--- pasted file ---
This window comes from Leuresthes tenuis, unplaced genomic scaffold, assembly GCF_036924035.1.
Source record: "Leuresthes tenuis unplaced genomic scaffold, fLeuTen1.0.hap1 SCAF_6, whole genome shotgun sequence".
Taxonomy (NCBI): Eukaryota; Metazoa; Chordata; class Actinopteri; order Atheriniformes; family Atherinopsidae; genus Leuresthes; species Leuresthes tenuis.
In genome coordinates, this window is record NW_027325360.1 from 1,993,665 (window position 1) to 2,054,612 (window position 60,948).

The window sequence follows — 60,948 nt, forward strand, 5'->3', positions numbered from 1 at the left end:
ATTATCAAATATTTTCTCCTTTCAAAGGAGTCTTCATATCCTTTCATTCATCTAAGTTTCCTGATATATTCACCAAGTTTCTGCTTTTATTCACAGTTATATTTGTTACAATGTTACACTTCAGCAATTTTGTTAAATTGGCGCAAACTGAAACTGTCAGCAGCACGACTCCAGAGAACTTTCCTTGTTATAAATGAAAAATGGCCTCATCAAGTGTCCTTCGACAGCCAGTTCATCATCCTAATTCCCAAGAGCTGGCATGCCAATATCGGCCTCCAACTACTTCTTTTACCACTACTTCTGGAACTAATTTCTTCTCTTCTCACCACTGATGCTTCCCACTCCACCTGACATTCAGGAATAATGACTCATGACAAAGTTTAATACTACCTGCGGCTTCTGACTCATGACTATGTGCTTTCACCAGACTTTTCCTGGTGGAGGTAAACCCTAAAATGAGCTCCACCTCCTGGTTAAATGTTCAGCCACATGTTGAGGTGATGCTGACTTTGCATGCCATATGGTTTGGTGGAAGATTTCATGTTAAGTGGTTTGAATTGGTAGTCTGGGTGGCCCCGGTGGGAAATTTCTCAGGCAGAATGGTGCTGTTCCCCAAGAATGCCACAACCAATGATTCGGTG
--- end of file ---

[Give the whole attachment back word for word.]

This window comes from Leuresthes tenuis, unplaced genomic scaffold, assembly GCF_036924035.1.
Source record: "Leuresthes tenuis unplaced genomic scaffold, fLeuTen1.0.hap1 SCAF_6, whole genome shotgun sequence".
Taxonomy (NCBI): Eukaryota; Metazoa; Chordata; class Actinopteri; order Atheriniformes; family Atherinopsidae; genus Leuresthes; species Leuresthes tenuis.
In genome coordinates, this window is record NW_027325360.1 from 1,993,665 (window position 1) to 2,054,612 (window position 60,948).

The window sequence follows — 60,948 nt, forward strand, 5'->3', positions numbered from 1 at the left end:
ATTATCAAATATTTTCTCCTTTCAAAGGAGTCTTCATATCCTTTCATTCATCTAAGTTTCCTGATATATTCACCAAGTTTCTGCTTTTATTCACAGTTATATTTGTTACAATGTTACACTTCAGCAATTTTGTTAAATTGGCGCAAACTGAAACTGTCAGCAGCACGACTCCAGAGAACTTTCCTTGTTATAAATGAAAAATGGCCTCATCAAGTGTCCTTCGACAGCCAGTTCATCATCCTAATTCCCAAGAGCTGGCATGCCAATATCGGCCTCCAACTACTTCTTTTACCACTACTTCTGGAACTAATTTCTTCTCTTCTCACCACTGATGCTTCCCACTCCACCTGACATTCAGGAATAATGACTCATGACAAAGTTTAATACTACCTGCGGCTTCTGACTCATGACTATGTGCTTTCACCAGACTTTTCCTGGTGGAGGTAAACCCTAAAATGAGCTCCACCTCCTGGTTAAATGTTCAGCCACATGTTGAGGTGATGCTGACTTTGCATGCCATATGGTTTGGTGGAAGATTTCATGTTAAGTGGTTTGAATTGGTAGTCTGGGTGGCCCCGGTGGGAAATTTCTCAGGCAGAATGGTGCTGTTCCCCAAGAATGCCACAACCAATGATTCGGTG